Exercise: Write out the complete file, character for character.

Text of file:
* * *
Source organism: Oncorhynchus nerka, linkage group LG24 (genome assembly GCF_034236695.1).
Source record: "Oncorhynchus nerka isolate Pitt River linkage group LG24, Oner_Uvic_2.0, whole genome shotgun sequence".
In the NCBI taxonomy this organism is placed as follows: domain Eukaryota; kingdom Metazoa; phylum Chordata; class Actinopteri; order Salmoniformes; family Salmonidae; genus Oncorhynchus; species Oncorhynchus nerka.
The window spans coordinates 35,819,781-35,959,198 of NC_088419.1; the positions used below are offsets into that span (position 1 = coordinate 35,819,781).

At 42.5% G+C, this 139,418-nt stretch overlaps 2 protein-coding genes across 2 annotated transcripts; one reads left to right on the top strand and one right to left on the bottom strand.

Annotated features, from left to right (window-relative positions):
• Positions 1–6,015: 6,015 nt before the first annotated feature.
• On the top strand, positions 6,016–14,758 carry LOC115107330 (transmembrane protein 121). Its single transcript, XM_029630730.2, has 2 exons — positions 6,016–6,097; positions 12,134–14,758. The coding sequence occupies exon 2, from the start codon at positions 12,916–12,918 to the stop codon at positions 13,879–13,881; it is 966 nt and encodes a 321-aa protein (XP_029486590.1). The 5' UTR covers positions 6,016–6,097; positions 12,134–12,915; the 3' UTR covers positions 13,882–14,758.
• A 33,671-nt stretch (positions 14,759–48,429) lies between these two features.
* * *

Source organism: Oncorhynchus nerka, linkage group LG24 (genome assembly GCF_034236695.1).
Source record: "Oncorhynchus nerka isolate Pitt River linkage group LG24, Oner_Uvic_2.0, whole genome shotgun sequence".
In the NCBI taxonomy this organism is placed as follows: domain Eukaryota; kingdom Metazoa; phylum Chordata; class Actinopteri; order Salmoniformes; family Salmonidae; genus Oncorhynchus; species Oncorhynchus nerka.
The window spans coordinates 35,819,781-35,959,198 of NC_088419.1; the positions used below are offsets into that span (position 1 = coordinate 35,819,781).

At 42.5% G+C, this 139,418-nt stretch overlaps 2 protein-coding genes across 2 annotated transcripts; one reads left to right on the top strand and one right to left on the bottom strand.

Annotated features, from left to right (window-relative positions):
• Positions 1–6,015: 6,015 nt before the first annotated feature.
• On the top strand, positions 6,016–14,758 carry LOC115107330 (transmembrane protein 121). Its single transcript, XM_029630730.2, has 2 exons — positions 6,016–6,097; positions 12,134–14,758. The coding sequence occupies exon 2, from the start codon at positions 12,916–12,918 to the stop codon at positions 13,879–13,881; it is 966 nt and encodes a 321-aa protein (XP_029486590.1). The 5' UTR covers positions 6,016–6,097; positions 12,134–12,915; the 3' UTR covers positions 13,882–14,758.
• A 33,671-nt stretch (positions 14,759–48,429) lies between these two features.